A leader in neuroscience research


The Maritimes is home to a leading neuroscience research community that’s advancing the understanding, diagnosis and treatment of neurological conditions and diseases. Imaging studies of living brains, as well as the microscopic examination of preserved brain tissues, are essential to understanding not only the processes that lead to disease, but also the conditions that allow the brain to maintain optimal health into old age.

Meet some of our neuroscience researchers:

Stopping Alzheimer’s disease in its tracks
Dr. Sultan Darvesh pioneers technology for early diagnosis of Alzheimer’s disease

Neurologist Dr. Sultan Darvesh is studying brain tissues as part of his work to develop the first-ever means of diagnosing Alzheimer’s disease in a living person’s brain. He and his team are testing several compounds that bind with a key enzyme involved in Alzheimer’s to reveal the disease in PET scans. They believe the same compounds could also be used to prevent the disease from taking hold, when diagnosed at an early stage.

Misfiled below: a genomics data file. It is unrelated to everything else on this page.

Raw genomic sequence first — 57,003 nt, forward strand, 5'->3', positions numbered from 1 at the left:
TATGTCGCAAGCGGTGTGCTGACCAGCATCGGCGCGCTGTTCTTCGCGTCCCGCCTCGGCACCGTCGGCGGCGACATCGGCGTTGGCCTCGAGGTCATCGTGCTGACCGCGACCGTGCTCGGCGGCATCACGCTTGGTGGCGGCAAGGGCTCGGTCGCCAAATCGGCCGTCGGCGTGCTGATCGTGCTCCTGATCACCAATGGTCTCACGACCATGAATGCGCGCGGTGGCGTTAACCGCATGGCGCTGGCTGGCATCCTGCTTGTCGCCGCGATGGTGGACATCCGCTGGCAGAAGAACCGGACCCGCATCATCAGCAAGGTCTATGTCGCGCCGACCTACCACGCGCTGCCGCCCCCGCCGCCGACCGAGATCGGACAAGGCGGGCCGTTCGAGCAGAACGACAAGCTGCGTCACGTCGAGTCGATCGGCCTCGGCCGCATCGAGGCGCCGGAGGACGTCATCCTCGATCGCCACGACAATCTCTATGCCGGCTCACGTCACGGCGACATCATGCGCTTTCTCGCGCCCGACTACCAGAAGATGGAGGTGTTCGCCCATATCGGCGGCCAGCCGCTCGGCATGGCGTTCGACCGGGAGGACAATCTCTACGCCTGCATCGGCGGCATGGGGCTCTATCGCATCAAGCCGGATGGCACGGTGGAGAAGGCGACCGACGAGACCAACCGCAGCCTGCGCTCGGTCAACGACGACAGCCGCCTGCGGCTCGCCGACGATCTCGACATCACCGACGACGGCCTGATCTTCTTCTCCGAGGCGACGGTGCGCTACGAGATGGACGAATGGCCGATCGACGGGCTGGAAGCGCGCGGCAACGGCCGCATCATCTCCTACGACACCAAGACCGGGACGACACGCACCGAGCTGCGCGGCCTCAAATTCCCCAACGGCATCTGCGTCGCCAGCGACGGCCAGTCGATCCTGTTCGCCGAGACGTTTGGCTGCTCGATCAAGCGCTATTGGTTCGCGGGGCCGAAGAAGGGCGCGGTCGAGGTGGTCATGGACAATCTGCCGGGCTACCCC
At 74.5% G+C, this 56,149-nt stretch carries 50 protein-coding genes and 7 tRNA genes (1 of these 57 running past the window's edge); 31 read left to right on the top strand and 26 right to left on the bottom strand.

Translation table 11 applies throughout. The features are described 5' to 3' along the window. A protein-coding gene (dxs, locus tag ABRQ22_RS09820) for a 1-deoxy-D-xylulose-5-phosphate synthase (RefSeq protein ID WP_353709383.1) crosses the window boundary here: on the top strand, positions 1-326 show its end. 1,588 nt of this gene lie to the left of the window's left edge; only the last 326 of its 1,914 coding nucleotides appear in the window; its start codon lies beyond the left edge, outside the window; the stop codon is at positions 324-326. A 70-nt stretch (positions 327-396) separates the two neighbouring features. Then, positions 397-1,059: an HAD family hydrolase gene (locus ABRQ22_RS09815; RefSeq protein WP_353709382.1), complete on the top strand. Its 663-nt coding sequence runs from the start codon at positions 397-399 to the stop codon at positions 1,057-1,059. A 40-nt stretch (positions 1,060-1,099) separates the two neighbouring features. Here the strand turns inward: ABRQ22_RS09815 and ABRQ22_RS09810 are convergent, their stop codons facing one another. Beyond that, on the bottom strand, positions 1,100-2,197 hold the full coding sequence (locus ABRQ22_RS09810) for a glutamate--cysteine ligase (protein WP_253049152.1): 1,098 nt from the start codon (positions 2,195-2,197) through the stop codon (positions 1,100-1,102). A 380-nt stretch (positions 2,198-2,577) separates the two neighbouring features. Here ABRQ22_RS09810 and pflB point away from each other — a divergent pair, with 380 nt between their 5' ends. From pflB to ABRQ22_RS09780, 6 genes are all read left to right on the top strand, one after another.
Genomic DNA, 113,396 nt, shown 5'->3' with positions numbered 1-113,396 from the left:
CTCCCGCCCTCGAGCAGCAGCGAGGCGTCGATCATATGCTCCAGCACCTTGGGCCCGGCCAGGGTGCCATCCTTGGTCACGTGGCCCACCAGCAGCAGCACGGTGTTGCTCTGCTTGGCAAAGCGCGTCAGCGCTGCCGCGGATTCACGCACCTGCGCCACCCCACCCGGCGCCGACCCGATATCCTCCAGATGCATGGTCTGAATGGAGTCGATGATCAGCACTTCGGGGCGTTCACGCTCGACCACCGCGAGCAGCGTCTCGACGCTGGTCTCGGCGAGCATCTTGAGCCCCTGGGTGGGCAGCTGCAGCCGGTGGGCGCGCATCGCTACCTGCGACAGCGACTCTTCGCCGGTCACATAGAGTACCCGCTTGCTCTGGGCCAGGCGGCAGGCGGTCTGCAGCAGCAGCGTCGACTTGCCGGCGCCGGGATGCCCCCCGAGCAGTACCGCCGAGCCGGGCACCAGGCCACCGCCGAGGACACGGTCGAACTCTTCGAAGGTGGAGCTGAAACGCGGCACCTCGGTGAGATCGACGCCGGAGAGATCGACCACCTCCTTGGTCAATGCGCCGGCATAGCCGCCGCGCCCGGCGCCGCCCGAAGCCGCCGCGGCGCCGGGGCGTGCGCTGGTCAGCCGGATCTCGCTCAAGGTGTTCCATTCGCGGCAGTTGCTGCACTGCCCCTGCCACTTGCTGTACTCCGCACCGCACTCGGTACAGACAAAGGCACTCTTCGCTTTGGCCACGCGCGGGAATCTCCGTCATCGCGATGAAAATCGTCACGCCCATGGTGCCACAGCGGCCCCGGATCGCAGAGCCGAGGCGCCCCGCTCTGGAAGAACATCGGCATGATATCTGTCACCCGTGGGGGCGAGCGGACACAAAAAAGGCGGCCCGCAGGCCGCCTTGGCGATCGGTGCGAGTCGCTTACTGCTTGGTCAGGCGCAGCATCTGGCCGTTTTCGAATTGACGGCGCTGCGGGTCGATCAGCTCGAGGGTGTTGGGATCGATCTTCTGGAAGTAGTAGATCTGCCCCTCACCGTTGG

New hope for brain damage and disease
Dr. Alon Friedman seeks to halt blood-vessel damage in the brain

Dr. Alon Friedman and his team are examining human brain tissues to identify how damage to blood vessels in the brain leads to emotional and psychological disorders, cognitive impairment, epilepsy, and neurodegenerative diseases such as chronic traumatic encephalopathy (CTE) and Parkinson’s disease. Comparing tissue analyses to imaging studies of patients’ brains provides the researchers with tremendous insight into disease processes and potential new ways to prevent brain disease.

Clotting factors